Mortality Is A Good Motivator
When Rusbridger’s former girlfriend gets in touch to tell him that her breast cancer has returned, he finds himself reflecting on mortality, and thinking of other friends more or less his age who are undergoing treatment for various serious diseases. Each brush with illness or mortality strengthens his determination to lean the Ballade. “In terms of getting on with life’s ambitions,” he writes, “I’m hit by more than a tinge of carpe diem.”
"Amateur" Is Not An Insult
Rusbridger has no illusions or intentions about becoming a professional pianist. He’s a dedicated amateur from the start, and his conversations and meetings with other music lovers -- both professional and amateur -- is a reminder that “amateur” isn’t a value judgment (i.e. worse than a professional), but a worthy end in itself. In fact, it’s probably a good deal more enjoyable and less stressful than being a pro.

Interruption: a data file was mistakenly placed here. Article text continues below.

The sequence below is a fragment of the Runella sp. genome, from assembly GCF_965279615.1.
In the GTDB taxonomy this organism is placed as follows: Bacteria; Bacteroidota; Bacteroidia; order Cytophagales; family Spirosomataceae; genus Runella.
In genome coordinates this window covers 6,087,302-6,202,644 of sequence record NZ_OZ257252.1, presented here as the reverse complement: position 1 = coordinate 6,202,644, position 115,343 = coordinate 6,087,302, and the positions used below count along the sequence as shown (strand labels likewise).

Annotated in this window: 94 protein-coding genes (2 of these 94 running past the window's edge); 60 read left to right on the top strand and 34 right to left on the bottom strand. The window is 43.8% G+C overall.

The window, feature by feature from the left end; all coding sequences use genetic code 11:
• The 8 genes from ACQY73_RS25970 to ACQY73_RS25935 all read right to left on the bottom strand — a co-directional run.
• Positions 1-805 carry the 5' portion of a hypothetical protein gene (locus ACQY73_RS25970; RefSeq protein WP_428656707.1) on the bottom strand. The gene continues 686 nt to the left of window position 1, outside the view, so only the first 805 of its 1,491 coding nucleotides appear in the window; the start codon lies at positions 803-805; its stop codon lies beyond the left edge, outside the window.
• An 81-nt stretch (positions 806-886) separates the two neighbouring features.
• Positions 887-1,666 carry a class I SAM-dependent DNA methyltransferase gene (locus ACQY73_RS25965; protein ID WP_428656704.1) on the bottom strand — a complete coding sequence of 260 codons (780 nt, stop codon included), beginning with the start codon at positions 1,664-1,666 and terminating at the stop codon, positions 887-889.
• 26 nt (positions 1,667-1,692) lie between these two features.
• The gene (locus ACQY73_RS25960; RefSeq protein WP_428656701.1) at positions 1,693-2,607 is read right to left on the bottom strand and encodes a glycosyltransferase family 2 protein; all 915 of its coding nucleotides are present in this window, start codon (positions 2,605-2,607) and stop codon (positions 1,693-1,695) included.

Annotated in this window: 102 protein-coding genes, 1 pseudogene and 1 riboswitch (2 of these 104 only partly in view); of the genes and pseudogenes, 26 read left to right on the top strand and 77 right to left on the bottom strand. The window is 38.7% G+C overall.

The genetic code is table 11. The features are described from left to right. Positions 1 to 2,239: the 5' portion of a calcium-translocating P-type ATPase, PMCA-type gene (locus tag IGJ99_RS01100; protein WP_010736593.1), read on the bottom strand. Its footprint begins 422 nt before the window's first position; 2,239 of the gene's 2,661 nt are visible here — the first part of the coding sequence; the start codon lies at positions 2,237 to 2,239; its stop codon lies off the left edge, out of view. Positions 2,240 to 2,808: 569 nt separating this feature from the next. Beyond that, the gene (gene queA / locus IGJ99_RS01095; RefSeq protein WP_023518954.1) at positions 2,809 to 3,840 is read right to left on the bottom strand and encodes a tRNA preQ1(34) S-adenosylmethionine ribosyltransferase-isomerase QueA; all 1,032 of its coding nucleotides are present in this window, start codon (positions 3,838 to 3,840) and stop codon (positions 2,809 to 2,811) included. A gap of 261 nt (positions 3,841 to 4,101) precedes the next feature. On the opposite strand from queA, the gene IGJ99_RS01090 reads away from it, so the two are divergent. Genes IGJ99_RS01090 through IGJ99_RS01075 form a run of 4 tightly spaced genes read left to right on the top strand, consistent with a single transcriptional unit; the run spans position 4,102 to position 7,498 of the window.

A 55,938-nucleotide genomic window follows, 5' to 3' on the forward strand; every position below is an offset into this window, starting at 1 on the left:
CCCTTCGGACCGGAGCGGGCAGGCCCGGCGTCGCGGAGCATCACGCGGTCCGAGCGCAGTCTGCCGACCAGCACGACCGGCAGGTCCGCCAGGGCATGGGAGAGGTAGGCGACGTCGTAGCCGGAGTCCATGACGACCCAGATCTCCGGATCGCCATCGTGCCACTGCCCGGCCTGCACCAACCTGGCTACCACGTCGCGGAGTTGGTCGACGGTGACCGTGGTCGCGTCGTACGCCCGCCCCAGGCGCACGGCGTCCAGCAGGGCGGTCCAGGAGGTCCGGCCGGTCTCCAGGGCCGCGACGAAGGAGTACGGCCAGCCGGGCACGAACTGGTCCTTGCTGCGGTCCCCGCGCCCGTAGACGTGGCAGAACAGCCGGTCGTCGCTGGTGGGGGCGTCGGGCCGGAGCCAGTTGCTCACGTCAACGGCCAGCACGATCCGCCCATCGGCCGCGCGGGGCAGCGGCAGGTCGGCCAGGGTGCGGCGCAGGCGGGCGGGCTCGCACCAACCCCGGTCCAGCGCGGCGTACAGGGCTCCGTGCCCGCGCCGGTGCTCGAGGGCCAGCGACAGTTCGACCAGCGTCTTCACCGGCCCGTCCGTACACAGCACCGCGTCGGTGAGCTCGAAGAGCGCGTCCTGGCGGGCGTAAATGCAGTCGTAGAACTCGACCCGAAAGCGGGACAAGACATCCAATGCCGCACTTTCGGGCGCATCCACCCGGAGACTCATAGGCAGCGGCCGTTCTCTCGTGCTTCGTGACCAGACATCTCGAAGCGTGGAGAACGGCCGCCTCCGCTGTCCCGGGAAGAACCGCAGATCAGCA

In conversation with Rusbridger, the New York Times music critic Michael Kimmelman talks about the perks of being an amateur. “You have another life, it’s a full and interesting life, but you decide to add this life as well because music gives you something that you can’t get from this other life. It isn’t about having a career and making a living from it, it’s about something that only music-making will give you.”
It’s Never Too Late
As he improves and comes closer to learning the entire Ballade, no one is as surprised as Rusbridger himself. “It’s a funny thing to discover about yourself in your mid-50s --- that you spent the previous forty years not doing something on the assumption that you couldn’t do it, when all along you could.”
He is astonished to learn, after memorizing complex passages of the Ballade, just how powerful his own memory is. “Back in the summer of 2010 I had no idea of just how capable a 56-year-old brain was of learning new tricks,” he writes. “So it’s heartening to know that, quite well into middle age, the brain is plastic enough to blast open hitherto unused neural pathways and adapt to new and complicated tasks. So, no, it’s not too late.”